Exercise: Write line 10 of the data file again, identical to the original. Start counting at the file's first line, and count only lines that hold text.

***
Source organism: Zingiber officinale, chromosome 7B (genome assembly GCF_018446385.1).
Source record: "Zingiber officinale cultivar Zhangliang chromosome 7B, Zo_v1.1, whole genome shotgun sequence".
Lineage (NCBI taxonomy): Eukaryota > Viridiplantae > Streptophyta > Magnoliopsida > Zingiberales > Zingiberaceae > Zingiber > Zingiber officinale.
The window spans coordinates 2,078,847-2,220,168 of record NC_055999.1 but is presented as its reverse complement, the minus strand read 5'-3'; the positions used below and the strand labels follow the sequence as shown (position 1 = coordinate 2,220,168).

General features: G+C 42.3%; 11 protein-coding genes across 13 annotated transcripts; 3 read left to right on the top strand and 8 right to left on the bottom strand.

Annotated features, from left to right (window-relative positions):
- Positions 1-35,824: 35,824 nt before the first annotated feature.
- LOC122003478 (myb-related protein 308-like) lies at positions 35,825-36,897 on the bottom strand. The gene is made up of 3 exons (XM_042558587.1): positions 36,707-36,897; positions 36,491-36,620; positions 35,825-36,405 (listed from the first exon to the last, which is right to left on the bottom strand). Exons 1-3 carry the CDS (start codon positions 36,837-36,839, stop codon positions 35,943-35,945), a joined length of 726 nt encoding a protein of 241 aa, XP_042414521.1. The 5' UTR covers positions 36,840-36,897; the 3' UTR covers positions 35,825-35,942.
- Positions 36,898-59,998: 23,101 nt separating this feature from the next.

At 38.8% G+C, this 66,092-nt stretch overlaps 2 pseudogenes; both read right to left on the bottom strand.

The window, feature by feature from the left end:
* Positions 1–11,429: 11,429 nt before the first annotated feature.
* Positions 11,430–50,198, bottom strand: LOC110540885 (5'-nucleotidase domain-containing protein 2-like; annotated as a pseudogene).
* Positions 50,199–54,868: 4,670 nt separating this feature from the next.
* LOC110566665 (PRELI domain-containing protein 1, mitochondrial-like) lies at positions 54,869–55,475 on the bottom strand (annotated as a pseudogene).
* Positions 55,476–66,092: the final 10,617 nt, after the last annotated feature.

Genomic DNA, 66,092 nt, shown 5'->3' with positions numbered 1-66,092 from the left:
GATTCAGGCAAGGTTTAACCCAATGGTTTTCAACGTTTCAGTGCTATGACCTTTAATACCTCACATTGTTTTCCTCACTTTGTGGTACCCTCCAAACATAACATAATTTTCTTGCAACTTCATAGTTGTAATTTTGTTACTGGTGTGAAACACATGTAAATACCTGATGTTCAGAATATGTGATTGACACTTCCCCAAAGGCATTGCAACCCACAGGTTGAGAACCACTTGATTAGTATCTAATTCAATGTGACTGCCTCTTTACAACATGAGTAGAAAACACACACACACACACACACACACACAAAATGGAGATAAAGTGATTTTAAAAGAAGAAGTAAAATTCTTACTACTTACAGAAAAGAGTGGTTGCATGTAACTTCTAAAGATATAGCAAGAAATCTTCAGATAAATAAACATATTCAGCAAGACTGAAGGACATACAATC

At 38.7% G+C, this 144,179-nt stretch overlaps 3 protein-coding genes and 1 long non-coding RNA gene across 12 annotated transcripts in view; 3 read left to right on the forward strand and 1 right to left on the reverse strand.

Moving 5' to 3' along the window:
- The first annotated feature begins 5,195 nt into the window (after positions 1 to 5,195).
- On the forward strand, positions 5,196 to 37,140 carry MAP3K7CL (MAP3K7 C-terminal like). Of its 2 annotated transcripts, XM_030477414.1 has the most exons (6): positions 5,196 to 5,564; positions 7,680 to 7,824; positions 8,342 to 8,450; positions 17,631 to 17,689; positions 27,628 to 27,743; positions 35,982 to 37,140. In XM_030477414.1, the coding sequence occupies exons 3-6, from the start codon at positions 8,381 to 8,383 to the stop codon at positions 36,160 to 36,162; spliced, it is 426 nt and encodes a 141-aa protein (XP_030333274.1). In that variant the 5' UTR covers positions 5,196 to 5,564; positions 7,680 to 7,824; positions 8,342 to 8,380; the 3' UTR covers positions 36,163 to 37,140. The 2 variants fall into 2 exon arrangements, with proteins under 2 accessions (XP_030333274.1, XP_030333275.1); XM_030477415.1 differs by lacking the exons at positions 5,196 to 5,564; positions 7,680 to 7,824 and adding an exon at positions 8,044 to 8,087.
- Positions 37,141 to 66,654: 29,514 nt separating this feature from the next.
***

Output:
At 38.8% G+C, this 66,092-nt stretch overlaps 2 pseudogenes; both read right to left on the bottom strand.